The Morning After: HP ENVY Curved All-in-One PC (2017) Second Impressions

Posted on February 12, 2017 by Paul Thurrott in Hardware, Windows 10 with 42 Comments

The Morning After: HP ENVY Curved All-in-One PC (2017) Second Impressions

Just a day after FedEx dropped off the HP ENVY Curved All-in-One in a VW-sized box, I have a few more observations about this stunning new PC.

First, I’d really like to make this one work. I feel like my 2016 swerve to the Intel NUC was mostly successful, but in thinking about a replacement for this year, I’m interested in a quad-core CPU and discrete graphics, preferably something that can play real games and perhaps even handle VR/AR/MR/whatever we’re calling it this week.

What I’m not interested in, however, is noise. And these two needs are perhaps not compatible. I know this, of course. But I also know that were I to build a PC this year for myself, which I have of course been planning, then I would do what I could to keep it as quiet as possible. Water cooling, a case designed for quiet, and so on.

But the HP ENVY Curved All-in-One PC—let’s just called it the CAIO going forward—is an interesting possibility. It’s not marketed this way for obvious reasons, but in many ways, this is a high-end workstation. It’s beautiful, of course, but it’s very capable too. It’s not all surface fluff.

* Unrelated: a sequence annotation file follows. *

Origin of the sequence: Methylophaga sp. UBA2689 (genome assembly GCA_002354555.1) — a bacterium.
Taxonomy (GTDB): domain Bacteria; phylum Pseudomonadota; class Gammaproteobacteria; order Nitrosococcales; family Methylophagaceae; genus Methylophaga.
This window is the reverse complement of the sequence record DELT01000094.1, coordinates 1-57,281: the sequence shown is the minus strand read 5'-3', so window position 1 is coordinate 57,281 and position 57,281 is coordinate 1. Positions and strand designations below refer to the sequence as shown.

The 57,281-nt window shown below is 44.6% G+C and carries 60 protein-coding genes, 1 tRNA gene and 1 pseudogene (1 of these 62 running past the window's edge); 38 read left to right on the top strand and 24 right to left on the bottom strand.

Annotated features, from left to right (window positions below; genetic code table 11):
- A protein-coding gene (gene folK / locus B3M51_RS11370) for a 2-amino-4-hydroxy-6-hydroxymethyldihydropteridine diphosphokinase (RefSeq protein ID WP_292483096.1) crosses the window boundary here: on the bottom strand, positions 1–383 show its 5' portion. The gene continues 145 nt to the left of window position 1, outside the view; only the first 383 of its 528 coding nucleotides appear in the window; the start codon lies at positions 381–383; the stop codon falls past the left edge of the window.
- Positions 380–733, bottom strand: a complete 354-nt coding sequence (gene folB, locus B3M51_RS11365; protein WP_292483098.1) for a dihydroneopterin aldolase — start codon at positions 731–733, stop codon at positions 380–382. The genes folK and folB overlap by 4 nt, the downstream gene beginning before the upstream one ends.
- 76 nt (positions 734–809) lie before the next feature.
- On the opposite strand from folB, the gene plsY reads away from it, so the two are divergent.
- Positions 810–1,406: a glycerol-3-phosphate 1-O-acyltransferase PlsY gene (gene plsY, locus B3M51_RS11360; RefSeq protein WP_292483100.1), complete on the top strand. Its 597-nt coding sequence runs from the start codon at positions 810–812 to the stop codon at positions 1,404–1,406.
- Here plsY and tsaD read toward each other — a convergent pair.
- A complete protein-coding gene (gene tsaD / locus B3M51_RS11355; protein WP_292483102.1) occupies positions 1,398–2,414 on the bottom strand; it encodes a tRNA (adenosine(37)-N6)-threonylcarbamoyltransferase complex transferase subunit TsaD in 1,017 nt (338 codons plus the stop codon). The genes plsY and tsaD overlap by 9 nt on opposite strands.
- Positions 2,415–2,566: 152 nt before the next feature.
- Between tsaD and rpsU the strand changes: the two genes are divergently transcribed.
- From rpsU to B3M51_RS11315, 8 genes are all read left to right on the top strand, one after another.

As an item of beauty, prospective customers might expect to want to place it in some public part of their home where it might be seen by others and commented on. This is understandable, but the constant, low hum of the device’s fans makes this impractical. I suspect a quieter, dual-core version with non-discrete graphics could partially help here. But that would subvert the CAIO’s high-end capabilities.

To be clear, the fan runs all the time and is never idle or silent. In normal use, it is not obnoxiously loud, but it is a constant source of white noise. I find it a bit annoying, but I am very sensitive to this sort of thing. I’m surprised it never quiets down, as do even the thinnest laptops at times.

So there’s that.

Oh, it plays games. Hell yes, it plays games.

As I noted in my first impressions article yesterday, I plan to install some games on this device and see how that goes. I’ve done so with just a few titles so far, but I am already impressed: The quad-core Core i7 CPU and discrete AMD Radeon RX460 graphics combine to deliver great gaming performance. In games like Forza Horizon 3, which can even take advantage of the CAIO’s ultra-wide screen and strange aspect ratio, the effect is all the more impressive.

And to be clear on this item, I am installing the games to the slower but far bigger HDD, not the speedy 256GB M.2 NVMe SSD. It may or may not be interesting to try and figure out what the difference might be there, but given the success I’ve had with the HDD, I may not bother.